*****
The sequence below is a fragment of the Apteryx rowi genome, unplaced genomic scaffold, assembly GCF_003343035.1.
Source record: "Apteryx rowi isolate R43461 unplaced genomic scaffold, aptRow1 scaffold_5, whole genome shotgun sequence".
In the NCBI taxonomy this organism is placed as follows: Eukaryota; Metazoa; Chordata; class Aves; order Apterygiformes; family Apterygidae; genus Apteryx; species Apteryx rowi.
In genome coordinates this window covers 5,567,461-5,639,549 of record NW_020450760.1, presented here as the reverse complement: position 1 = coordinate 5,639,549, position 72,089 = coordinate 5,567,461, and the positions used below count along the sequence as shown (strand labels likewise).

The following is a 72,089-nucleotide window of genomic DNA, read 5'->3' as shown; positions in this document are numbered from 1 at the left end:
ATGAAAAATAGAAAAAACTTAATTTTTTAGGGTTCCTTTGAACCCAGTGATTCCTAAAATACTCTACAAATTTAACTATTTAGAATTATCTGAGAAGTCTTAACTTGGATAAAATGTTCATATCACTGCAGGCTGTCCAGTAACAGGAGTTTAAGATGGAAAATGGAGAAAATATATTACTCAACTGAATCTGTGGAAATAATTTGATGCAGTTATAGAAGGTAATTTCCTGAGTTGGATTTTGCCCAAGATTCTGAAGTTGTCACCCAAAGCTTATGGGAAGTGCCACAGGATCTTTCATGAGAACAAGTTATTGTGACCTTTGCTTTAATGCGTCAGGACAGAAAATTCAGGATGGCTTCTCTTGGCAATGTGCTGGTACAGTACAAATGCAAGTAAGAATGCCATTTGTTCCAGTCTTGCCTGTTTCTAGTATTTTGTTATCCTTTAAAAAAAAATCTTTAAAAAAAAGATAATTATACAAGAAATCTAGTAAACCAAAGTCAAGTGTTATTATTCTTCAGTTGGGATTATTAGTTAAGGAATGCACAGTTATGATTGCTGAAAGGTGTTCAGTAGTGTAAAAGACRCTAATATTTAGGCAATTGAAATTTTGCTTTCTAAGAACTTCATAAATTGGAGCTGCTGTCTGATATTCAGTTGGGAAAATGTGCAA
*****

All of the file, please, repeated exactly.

The sequence below is a fragment of the Apteryx rowi genome, unplaced genomic scaffold, assembly GCF_003343035.1.
Source record: "Apteryx rowi isolate R43461 unplaced genomic scaffold, aptRow1 scaffold_5, whole genome shotgun sequence".
In the NCBI taxonomy this organism is placed as follows: Eukaryota; Metazoa; Chordata; class Aves; order Apterygiformes; family Apterygidae; genus Apteryx; species Apteryx rowi.
In genome coordinates this window covers 5,567,461-5,639,549 of record NW_020450760.1, presented here as the reverse complement: position 1 = coordinate 5,639,549, position 72,089 = coordinate 5,567,461, and the positions used below count along the sequence as shown (strand labels likewise).

The following is a 72,089-nucleotide window of genomic DNA, read 5'->3' as shown; positions in this document are numbered from 1 at the left end:
ATGAAAAATAGAAAAAACTTAATTTTTTAGGGTTCCTTTGAACCCAGTGATTCCTAAAATACTCTACAAATTTAACTATTTAGAATTATCTGAGAAGTCTTAACTTGGATAAAATGTTCATATCACTGCAGGCTGTCCAGTAACAGGAGTTTAAGATGGAAAATGGAGAAAATATATTACTCAACTGAATCTGTGGAAATAATTTGATGCAGTTATAGAAGGTAATTTCCTGAGTTGGATTTTGCCCAAGATTCTGAAGTTGTCACCCAAAGCTTATGGGAAGTGCCACAGGATCTTTCATGAGAACAAGTTATTGTGACCTTTGCTTTAATGCGTCAGGACAGAAAATTCAGGATGGCTTCTCTTGGCAATGTGCTGGTACAGTACAAATGCAAGTAAGAATGCCATTTGTTCCAGTCTTGCCTGTTTCTAGTATTTTGTTATCCTTTAAAAAAAAATCTTTAAAAAAAAGATAATTATACAAGAAATCTAGTAAACCAAAGTCAAGTGTTATTATTCTTCAGTTGGGATTATTAGTTAAGGAATGCACAGTTATGATTGCTGAAAGGTGTTCAGTAGTGTAAAAGACRCTAATATTTAGGCAATTGAAATTTTGCTTTCTAAGAACTTCATAAATTGGAGCTGCTGTCTGATATTCAGTTGGGAAAATGTGCAA